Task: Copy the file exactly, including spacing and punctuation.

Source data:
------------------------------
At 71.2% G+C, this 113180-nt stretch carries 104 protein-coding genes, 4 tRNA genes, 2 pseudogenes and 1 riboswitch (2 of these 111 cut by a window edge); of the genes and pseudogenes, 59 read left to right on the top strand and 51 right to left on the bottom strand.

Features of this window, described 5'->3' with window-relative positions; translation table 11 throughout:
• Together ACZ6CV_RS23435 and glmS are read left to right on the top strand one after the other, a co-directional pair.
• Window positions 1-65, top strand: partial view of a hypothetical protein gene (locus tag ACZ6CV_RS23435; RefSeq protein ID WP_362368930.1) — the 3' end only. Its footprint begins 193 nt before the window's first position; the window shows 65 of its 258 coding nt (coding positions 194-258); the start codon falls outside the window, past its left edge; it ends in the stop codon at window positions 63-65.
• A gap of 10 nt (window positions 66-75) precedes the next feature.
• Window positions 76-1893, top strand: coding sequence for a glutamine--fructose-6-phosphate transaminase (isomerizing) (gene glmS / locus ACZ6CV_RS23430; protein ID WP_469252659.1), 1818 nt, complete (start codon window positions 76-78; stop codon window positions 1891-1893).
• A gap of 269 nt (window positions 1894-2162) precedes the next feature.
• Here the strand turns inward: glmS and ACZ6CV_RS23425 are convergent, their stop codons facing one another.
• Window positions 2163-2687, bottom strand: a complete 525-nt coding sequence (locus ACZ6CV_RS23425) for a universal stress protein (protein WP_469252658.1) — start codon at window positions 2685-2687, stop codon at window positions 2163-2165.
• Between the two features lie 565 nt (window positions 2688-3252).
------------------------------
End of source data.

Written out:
At 71.2% G+C, this 113180-nt stretch carries 104 protein-coding genes, 4 tRNA genes, 2 pseudogenes and 1 riboswitch (2 of these 111 cut by a window edge); of the genes and pseudogenes, 59 read left to right on the top strand and 51 right to left on the bottom strand.

Features of this window, described 5'->3' with window-relative positions; translation table 11 throughout:
• Together ACZ6CV_RS23435 and glmS are read left to right on the top strand one after the other, a co-directional pair.
• Window positions 1-65, top strand: partial view of a hypothetical protein gene (locus tag ACZ6CV_RS23435; RefSeq protein ID WP_362368930.1) — the 3' end only. Its footprint begins 193 nt before the window's first position; the window shows 65 of its 258 coding nt (coding positions 194-258); the start codon falls outside the window, past its left edge; it ends in the stop codon at window positions 63-65.
• A gap of 10 nt (window positions 66-75) precedes the next feature.
• Window positions 76-1893, top strand: coding sequence for a glutamine--fructose-6-phosphate transaminase (isomerizing) (gene glmS / locus ACZ6CV_RS23430; protein ID WP_469252659.1), 1818 nt, complete (start codon window positions 76-78; stop codon window positions 1891-1893).
• A gap of 269 nt (window positions 1894-2162) precedes the next feature.
• Here the strand turns inward: glmS and ACZ6CV_RS23425 are convergent, their stop codons facing one another.
• Window positions 2163-2687, bottom strand: a complete 525-nt coding sequence (locus ACZ6CV_RS23425) for a universal stress protein (protein WP_469252658.1) — start codon at window positions 2685-2687, stop codon at window positions 2163-2165.
• Between the two features lie 565 nt (window positions 2688-3252).